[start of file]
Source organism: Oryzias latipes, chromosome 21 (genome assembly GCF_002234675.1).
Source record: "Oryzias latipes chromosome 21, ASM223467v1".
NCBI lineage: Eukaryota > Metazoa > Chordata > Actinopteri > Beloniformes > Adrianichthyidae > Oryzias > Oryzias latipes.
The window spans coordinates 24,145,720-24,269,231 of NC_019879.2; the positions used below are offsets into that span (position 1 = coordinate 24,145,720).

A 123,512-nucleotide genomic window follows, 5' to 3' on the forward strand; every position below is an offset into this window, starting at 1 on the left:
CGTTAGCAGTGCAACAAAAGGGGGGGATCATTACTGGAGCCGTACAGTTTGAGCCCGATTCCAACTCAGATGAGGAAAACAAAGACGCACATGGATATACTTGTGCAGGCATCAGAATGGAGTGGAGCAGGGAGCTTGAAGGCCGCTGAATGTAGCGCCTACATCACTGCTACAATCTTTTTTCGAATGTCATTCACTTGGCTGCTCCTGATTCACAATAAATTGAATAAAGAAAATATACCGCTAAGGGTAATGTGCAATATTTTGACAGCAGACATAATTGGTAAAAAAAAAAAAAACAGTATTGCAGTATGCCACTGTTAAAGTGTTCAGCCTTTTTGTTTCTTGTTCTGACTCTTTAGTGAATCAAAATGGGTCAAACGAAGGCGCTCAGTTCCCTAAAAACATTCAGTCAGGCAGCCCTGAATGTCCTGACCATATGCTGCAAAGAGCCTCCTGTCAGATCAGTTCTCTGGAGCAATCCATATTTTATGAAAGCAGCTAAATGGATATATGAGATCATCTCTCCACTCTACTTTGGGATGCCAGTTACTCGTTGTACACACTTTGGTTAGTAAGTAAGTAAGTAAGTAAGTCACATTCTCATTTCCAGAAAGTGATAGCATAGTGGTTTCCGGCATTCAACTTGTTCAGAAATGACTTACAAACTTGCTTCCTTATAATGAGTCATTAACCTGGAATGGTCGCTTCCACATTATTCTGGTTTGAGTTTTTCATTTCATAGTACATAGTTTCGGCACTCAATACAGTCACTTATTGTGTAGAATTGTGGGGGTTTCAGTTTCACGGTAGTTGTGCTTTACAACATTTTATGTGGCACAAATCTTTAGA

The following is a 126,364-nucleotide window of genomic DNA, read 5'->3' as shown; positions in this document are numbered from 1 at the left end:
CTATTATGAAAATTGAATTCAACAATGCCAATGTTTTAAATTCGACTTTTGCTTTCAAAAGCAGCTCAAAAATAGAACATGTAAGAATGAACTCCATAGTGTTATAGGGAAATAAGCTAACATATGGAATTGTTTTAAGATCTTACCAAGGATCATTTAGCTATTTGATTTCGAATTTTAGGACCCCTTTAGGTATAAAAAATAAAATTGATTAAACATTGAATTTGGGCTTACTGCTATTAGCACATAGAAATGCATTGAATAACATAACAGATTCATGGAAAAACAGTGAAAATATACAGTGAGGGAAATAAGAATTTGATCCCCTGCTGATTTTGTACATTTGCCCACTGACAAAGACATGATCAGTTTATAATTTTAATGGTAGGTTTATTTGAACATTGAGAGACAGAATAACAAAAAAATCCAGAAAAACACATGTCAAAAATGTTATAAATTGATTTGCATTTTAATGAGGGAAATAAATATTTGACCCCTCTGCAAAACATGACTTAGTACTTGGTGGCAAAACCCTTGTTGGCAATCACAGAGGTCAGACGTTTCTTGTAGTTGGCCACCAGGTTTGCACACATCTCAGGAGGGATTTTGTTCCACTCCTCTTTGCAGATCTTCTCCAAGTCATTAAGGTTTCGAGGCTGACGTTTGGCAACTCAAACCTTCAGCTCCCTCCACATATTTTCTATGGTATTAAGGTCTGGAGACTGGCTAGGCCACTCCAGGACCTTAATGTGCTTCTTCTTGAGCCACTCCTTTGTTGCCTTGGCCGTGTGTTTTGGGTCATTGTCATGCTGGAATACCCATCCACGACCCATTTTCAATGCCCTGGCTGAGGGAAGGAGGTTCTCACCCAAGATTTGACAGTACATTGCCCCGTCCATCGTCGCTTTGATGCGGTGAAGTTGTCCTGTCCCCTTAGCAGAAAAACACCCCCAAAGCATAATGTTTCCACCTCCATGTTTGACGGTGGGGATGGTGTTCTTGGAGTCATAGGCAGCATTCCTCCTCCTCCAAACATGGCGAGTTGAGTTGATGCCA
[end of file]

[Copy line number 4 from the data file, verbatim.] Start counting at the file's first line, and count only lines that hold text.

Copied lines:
The window spans coordinates 24,145,720-24,269,231 of NC_019879.2; the positions used below are offsets into that span (position 1 = coordinate 24,145,720).